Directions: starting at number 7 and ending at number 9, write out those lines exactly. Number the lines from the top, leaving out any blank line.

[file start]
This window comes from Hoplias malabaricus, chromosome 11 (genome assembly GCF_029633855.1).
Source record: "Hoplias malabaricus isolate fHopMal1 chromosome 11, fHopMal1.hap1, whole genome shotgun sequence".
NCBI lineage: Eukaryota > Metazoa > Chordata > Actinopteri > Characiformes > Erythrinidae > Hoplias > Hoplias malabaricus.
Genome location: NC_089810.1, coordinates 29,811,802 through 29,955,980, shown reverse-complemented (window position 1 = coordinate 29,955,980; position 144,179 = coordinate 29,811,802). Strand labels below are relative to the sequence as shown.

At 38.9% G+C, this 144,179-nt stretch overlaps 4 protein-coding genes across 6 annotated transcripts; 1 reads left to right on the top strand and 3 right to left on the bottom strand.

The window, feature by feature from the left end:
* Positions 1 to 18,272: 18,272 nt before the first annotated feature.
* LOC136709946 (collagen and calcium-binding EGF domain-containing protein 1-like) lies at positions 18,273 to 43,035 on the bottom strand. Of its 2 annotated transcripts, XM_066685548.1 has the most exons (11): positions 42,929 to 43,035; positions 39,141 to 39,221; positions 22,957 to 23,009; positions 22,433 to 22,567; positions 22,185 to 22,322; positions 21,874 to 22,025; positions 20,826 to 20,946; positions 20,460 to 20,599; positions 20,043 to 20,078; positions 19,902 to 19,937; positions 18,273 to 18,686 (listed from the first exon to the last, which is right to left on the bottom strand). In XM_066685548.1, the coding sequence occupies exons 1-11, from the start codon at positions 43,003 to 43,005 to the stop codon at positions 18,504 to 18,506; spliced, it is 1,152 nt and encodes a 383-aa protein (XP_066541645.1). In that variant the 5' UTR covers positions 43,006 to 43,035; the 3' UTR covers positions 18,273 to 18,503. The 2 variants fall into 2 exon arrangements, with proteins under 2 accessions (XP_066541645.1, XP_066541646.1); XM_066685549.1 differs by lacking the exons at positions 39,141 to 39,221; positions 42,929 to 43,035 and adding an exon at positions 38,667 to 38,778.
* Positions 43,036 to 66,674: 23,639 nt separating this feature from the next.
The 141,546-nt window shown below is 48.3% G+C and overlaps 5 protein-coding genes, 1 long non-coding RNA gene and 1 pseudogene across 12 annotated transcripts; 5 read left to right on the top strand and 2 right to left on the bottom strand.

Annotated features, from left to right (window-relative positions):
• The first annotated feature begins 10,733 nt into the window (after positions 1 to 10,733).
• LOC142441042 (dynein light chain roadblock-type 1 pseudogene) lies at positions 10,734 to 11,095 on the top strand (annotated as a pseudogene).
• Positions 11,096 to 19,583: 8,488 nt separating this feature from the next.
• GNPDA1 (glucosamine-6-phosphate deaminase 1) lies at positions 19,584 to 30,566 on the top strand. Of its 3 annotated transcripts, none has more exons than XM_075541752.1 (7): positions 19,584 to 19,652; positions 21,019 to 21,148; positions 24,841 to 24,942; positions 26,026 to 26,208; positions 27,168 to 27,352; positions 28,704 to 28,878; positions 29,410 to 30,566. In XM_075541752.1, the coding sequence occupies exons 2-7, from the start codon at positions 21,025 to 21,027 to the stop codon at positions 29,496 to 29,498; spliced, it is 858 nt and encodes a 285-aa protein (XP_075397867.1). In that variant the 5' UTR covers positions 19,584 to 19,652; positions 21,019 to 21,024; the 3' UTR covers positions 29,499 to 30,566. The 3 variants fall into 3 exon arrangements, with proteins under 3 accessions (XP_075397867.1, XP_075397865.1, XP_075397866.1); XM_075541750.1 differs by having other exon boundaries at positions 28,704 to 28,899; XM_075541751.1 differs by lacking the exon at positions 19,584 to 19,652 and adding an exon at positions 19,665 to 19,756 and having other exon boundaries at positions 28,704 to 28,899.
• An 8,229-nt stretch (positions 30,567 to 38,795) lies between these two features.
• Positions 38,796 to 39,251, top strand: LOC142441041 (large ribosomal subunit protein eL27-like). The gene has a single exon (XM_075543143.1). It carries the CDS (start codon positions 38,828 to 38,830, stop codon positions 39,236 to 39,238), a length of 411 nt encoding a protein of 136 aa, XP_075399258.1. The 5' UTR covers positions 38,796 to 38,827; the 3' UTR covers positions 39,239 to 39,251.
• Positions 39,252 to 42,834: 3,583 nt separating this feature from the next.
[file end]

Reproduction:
* Positions 1 to 18,272: 18,272 nt before the first annotated feature.
* LOC136709946 (collagen and calcium-binding EGF domain-containing protein 1-like) lies at positions 18,273 to 43,035 on the bottom strand. Of its 2 annotated transcripts, XM_066685548.1 has the most exons (11): positions 42,929 to 43,035; positions 39,141 to 39,221; positions 22,957 to 23,009; positions 22,433 to 22,567; positions 22,185 to 22,322; positions 21,874 to 22,025; positions 20,826 to 20,946; positions 20,460 to 20,599; positions 20,043 to 20,078; positions 19,902 to 19,937; positions 18,273 to 18,686 (listed from the first exon to the last, which is right to left on the bottom strand). In XM_066685548.1, the coding sequence occupies exons 1-11, from the start codon at positions 43,003 to 43,005 to the stop codon at positions 18,504 to 18,506; spliced, it is 1,152 nt and encodes a 383-aa protein (XP_066541645.1). In that variant the 5' UTR covers positions 43,006 to 43,035; the 3' UTR covers positions 18,273 to 18,503. The 2 variants fall into 2 exon arrangements, with proteins under 2 accessions (XP_066541645.1, XP_066541646.1); XM_066685549.1 differs by lacking the exons at positions 39,141 to 39,221; positions 42,929 to 43,035 and adding an exon at positions 38,667 to 38,778.
* Positions 43,036 to 66,674: 23,639 nt separating this feature from the next.